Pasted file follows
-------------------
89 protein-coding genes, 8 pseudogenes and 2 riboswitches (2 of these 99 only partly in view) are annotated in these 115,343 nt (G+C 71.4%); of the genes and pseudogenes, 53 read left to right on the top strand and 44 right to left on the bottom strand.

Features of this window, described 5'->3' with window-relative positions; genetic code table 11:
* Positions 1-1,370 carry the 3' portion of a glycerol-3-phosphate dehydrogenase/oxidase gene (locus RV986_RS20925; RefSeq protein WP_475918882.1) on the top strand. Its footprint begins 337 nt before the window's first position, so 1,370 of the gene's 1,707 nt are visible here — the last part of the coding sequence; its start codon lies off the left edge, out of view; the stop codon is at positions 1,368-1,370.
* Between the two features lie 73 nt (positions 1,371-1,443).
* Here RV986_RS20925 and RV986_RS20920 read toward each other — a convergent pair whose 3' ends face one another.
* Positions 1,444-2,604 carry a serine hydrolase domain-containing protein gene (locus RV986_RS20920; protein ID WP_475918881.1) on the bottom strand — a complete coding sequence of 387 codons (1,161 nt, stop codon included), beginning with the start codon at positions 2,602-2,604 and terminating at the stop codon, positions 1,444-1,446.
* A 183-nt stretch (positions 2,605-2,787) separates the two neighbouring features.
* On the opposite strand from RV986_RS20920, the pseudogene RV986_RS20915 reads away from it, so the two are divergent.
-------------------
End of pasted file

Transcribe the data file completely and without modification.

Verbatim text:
89 protein-coding genes, 8 pseudogenes and 2 riboswitches (2 of these 99 only partly in view) are annotated in these 115,343 nt (G+C 71.4%); of the genes and pseudogenes, 53 read left to right on the top strand and 44 right to left on the bottom strand.

Features of this window, described 5'->3' with window-relative positions; genetic code table 11:
* Positions 1-1,370 carry the 3' portion of a glycerol-3-phosphate dehydrogenase/oxidase gene (locus RV986_RS20925; RefSeq protein WP_475918882.1) on the top strand. Its footprint begins 337 nt before the window's first position, so 1,370 of the gene's 1,707 nt are visible here — the last part of the coding sequence; its start codon lies off the left edge, out of view; the stop codon is at positions 1,368-1,370.
* Between the two features lie 73 nt (positions 1,371-1,443).
* Here RV986_RS20925 and RV986_RS20920 read toward each other — a convergent pair whose 3' ends face one another.
* Positions 1,444-2,604 carry a serine hydrolase domain-containing protein gene (locus RV986_RS20920; protein ID WP_475918881.1) on the bottom strand — a complete coding sequence of 387 codons (1,161 nt, stop codon included), beginning with the start codon at positions 2,602-2,604 and terminating at the stop codon, positions 1,444-1,446.
* A 183-nt stretch (positions 2,605-2,787) separates the two neighbouring features.
* On the opposite strand from RV986_RS20920, the pseudogene RV986_RS20915 reads away from it, so the two are divergent.